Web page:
Fiscally conservative critics of President Trump were shocked today as his first budget was announced. Trump’s budget office director, Mick Mulvaney unveiled a budget today that would cut $3.6 trillion in federal spending over the next decade. The only thing standing in the way of this libertarian budget is Congress.
The Trump proposal may be too ambitious to be palatable for Congress. In spite of the Congress being dominated by Republican lawmakers, they have been reticent to making even the slightest of cuts to future government spending for many years. The GOP-dominated Congress even approved all of the Obama administration’s record spending. It remains doubtful that the legislature will approve Trump’s budget considering it would cut spending in areas that are still very popular to the electorate.
Trump’s budget would cut at least $610 billion from Medicaid and more than $192 billion from food stamps over a decade, according to a Reuters report. Factoring in projected revenue increases, the budget would be balanced in 10 years as well. Trump’s Democrat enemies are already firing off the usual talking points against fiscal responsibility.
“The Trump foreign policy sidelines diplomacy and development; threatening American leadership, risking American lives and ceding ground to Russia, China, or whoever else wants to fill the void,” Rep. Elliot Engel (D-NY) said in opposition to Trump’s proposed cuts of 32 percent to the State Department.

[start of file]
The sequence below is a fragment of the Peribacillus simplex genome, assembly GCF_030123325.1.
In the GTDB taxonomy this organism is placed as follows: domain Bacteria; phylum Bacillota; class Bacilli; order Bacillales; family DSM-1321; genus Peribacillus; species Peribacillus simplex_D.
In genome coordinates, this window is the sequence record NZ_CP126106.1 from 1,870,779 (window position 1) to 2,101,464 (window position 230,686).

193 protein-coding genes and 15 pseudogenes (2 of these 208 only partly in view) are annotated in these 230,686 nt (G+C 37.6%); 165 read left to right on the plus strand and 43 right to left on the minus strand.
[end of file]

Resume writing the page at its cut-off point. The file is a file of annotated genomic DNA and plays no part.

“This is a step down the same road to ruin advanced by years of Republican budgets,” Rep. Nancy Pelosi (D-CA) said.
Mulvaney is undeterred by critics of the budget, and stands by it amidst the criticism. “You have to have compassion for folks who are receiving the federal funds, but also you have to have compassion for the folks who are paying it,” he said.
Fiscal responsibility may not be around the corner, but the Trump budget is definitely a step in the right direction. Even if it is not ultimately approved by the Congress, it shows what needs to be done to put the country on the right track. It will also put the blame squarely on the shoulders of a Congress that is already reviled by the American public at historic levels when economic calamity finally strikes.